1. Money spent to hire employees is an expense and therefore is deducted pre-tax.  If an employer wants to hire someone, lower taxes won’t affect their decision.  In fact, higher taxes might encourage the company to actually spend their money.

            1. I’m not saying this to argue for lower taxes because I’d much prefer we adequately fund education. But my company has a rule that we have enough cash on hand to cover 6 months of costs with no revenue. So hiring another person means we need to put some additional after tax profit in the bank.

              But the bottom line is as you said – it not only has little impact on reinvestment but encourages it more than discourages it. The problem most companies face is not lack of cash, it’s lack of demand.

              1. The problem most companies face is not lack of cash, it’s lack of demand

                Just because a company’s taxes go down doesn’t mean they will be adding employees. Companies add employees because their customers are demanding increased productivity and supply. If there is no unmet demand a tax cut will only add to overall profits. It won’t create additional jobs.

    2. TABOR lost 9 times before it won.

      So, according to you , :the people” who voted yes in 1992 speak for us forever.

      Sure, let’s have a conversation about what are the necessary functions of gov’t and to what level we prefer they be funded, and how to generate that revenue.

      SIlly one liners about tighter belts are meaningless. In fact, it implies that in periods of rising revenues, gov’t should expand the budget and scope. Whoops, except not in Colorado where 53% of the voter turnout in 1992 have already decided for us.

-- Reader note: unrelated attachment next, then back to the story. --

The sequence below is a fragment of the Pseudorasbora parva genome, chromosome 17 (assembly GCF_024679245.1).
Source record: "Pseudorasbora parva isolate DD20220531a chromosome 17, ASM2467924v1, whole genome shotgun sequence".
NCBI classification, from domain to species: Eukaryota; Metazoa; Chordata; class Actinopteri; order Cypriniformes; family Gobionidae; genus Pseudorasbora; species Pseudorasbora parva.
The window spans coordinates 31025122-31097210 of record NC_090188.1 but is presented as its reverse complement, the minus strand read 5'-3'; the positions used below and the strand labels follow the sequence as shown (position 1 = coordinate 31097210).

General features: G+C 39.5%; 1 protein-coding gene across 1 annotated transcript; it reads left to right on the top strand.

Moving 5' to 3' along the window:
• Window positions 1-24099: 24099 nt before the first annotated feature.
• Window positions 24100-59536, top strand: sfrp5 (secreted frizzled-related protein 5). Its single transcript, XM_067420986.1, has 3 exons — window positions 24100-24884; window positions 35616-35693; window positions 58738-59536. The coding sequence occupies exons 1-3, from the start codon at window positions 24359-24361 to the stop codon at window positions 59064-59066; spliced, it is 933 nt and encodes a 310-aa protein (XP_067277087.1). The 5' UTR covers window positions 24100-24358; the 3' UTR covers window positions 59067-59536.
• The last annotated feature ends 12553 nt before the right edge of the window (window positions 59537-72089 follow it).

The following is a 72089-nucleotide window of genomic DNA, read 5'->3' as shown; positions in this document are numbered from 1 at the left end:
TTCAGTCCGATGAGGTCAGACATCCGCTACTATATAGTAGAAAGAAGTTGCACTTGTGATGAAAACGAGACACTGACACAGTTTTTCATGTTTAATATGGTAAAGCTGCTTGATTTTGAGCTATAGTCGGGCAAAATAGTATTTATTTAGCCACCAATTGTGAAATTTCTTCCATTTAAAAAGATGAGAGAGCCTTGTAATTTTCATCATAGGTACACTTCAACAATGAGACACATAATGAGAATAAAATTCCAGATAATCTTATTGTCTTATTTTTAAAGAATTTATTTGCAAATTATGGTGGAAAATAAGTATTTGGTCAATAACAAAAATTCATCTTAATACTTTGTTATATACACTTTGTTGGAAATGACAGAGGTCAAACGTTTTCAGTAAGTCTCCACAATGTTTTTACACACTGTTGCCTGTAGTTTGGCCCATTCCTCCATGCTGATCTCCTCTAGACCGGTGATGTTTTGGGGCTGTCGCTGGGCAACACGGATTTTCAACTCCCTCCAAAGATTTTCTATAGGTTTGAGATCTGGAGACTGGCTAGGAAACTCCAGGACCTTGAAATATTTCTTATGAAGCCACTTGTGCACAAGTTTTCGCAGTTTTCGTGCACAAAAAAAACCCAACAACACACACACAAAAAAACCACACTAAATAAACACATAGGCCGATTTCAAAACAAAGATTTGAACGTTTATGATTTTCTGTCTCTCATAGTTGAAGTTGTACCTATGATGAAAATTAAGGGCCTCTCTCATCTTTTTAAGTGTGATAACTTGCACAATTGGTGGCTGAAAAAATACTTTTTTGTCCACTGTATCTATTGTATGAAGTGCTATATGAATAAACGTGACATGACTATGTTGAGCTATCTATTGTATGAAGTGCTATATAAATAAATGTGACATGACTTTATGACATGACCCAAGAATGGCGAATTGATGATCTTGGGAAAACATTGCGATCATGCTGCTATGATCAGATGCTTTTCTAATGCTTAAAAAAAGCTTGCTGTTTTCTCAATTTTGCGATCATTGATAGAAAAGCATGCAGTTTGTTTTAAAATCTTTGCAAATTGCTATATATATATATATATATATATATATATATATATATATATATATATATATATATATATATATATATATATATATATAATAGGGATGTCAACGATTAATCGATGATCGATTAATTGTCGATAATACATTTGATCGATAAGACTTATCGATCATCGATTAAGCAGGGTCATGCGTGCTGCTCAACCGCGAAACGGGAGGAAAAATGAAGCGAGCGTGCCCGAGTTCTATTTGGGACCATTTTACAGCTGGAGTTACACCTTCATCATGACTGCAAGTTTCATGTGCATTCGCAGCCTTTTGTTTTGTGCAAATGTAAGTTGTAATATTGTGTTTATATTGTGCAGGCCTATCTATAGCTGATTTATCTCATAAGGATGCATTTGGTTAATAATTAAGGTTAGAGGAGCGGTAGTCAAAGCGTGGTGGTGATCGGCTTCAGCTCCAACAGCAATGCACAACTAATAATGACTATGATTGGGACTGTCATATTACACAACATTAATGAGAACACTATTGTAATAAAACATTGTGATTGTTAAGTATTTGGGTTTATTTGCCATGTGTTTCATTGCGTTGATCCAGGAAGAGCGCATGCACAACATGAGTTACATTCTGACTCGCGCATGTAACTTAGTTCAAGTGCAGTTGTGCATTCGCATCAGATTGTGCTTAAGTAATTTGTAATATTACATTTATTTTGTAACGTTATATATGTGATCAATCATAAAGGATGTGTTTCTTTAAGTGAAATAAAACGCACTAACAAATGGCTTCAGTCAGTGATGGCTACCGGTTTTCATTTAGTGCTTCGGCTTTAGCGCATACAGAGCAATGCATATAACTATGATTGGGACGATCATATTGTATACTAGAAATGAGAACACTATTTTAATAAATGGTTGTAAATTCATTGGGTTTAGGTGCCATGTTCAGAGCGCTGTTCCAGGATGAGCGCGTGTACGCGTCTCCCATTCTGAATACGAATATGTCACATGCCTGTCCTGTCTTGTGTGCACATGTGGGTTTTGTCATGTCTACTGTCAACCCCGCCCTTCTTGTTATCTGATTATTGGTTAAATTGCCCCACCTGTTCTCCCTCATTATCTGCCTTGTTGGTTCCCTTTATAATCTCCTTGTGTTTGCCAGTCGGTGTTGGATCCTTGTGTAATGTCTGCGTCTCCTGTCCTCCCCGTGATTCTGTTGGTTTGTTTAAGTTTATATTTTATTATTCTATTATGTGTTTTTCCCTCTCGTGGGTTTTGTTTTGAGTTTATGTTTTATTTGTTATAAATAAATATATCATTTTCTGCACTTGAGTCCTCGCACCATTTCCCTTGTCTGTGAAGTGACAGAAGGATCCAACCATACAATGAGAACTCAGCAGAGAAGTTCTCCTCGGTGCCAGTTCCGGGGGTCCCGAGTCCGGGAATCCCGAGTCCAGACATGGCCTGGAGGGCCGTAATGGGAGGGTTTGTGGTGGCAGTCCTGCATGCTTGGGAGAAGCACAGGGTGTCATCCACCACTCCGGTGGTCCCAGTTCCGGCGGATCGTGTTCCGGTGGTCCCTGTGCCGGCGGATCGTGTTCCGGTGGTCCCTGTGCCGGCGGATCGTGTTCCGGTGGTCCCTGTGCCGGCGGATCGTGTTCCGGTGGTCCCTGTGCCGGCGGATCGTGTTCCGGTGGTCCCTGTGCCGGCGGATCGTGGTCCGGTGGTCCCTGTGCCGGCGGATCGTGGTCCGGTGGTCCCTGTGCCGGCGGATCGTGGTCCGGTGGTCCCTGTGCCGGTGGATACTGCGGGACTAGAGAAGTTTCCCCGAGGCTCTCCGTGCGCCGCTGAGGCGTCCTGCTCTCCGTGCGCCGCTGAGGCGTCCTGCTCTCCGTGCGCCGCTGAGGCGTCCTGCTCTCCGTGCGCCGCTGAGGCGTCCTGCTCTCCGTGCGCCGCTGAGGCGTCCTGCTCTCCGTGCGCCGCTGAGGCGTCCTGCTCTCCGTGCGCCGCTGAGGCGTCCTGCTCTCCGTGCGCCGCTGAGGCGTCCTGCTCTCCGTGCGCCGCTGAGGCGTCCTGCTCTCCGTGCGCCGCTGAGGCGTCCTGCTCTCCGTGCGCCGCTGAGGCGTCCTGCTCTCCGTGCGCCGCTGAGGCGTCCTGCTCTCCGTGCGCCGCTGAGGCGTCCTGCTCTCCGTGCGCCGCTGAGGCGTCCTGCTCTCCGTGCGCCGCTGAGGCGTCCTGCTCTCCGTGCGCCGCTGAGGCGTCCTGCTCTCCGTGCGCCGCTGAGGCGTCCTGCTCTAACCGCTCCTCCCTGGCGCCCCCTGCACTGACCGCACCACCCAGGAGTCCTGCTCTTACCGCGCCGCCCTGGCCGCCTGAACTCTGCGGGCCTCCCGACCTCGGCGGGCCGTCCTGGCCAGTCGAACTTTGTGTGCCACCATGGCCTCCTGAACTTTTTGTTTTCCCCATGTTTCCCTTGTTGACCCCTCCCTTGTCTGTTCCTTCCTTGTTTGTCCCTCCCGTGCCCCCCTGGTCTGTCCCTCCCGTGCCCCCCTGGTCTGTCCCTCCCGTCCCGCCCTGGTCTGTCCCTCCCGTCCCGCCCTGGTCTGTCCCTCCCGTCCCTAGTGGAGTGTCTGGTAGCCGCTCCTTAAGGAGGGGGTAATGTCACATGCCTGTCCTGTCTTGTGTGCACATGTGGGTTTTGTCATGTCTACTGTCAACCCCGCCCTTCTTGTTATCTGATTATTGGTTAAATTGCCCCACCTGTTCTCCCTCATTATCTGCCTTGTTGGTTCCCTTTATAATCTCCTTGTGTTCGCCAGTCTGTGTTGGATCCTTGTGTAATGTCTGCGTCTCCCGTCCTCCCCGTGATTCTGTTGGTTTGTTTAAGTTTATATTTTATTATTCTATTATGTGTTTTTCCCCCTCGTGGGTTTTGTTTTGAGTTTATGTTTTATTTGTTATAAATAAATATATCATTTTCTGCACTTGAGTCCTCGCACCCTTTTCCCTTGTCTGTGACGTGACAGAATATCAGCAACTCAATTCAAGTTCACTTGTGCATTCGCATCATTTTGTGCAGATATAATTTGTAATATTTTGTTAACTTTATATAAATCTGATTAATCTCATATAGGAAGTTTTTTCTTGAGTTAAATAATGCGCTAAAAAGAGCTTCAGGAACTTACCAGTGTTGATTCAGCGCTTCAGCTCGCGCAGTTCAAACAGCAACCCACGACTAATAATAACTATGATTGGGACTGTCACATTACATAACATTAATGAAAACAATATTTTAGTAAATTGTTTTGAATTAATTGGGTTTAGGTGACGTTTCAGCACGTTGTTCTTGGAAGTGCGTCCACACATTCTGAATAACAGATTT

Votes have rejected tax increases. And they have also  approved spending increases. – A2 for example.

      But ok- let’s have the  conversation about the necessary functions of gov’t.

      You write the diary, I’ll use my FPE alum status to get it front page.

      – public schools: P-20

      – disaster relief

      – roads and bridges

      – prisons

      – water

      – parks and rec

      – libraries

      – open space

      – police

      – fire

      – paramedics

      – courts

      – welfare: SNAP, unemployment, medicaid, etc

      – Invesco MH

      – RTD

      – etc, etc, etc

    3. Government must tighten its belts like every family in Colorado.

      My family tightened its belts and we went from a size 32 to a size 28 – just like that!  It was really exciting to see how easy it was to trim the fat.

      Of course, all our stomachs were displaced. Not a big deal for three of us, but my youngest got some pretty serious gastroenteritis because of it. He pulled through after some serious friggin’ pain – but, hey, tight belts!!

      Interestingly, soon after tightening our belts, our kidneys stopped working well. Weird side effect that we didn’t think of at the time of tightening. Our renal tubular acidosis and kidney malfunctioning is secondary though – tight belts!!!

      I could tell you more of the benefits of our tightening, but you have better things to do – like tighten your own belt!

      You are right, ArapaGOP. Tightening belts is good for everyone and once the government tightens their belts, things will work out just as well for them as it has for my family. Thanks for that. It helps to hear it from you and all the other believers in belt tightening.

      Without you I’d still be a size 32! Shameful really if you think about it too much…

      Anyway, God bless the tighteners.

      Tight Belts!! Rah, Rah!!


    4. Families don’t JUST tighten their belts. They may cut a few expenses, but many also find new sources of revenue like working extra hours or getting a second job. Some also take on a little extra debt now in hopes of having more income to pay it down in the future (an option Colorado doesn’t have).

      We’ve tightened our belts enough. Now it’s time for the state to get a second job. We need more revenue.  

    5. So, here’s what you got: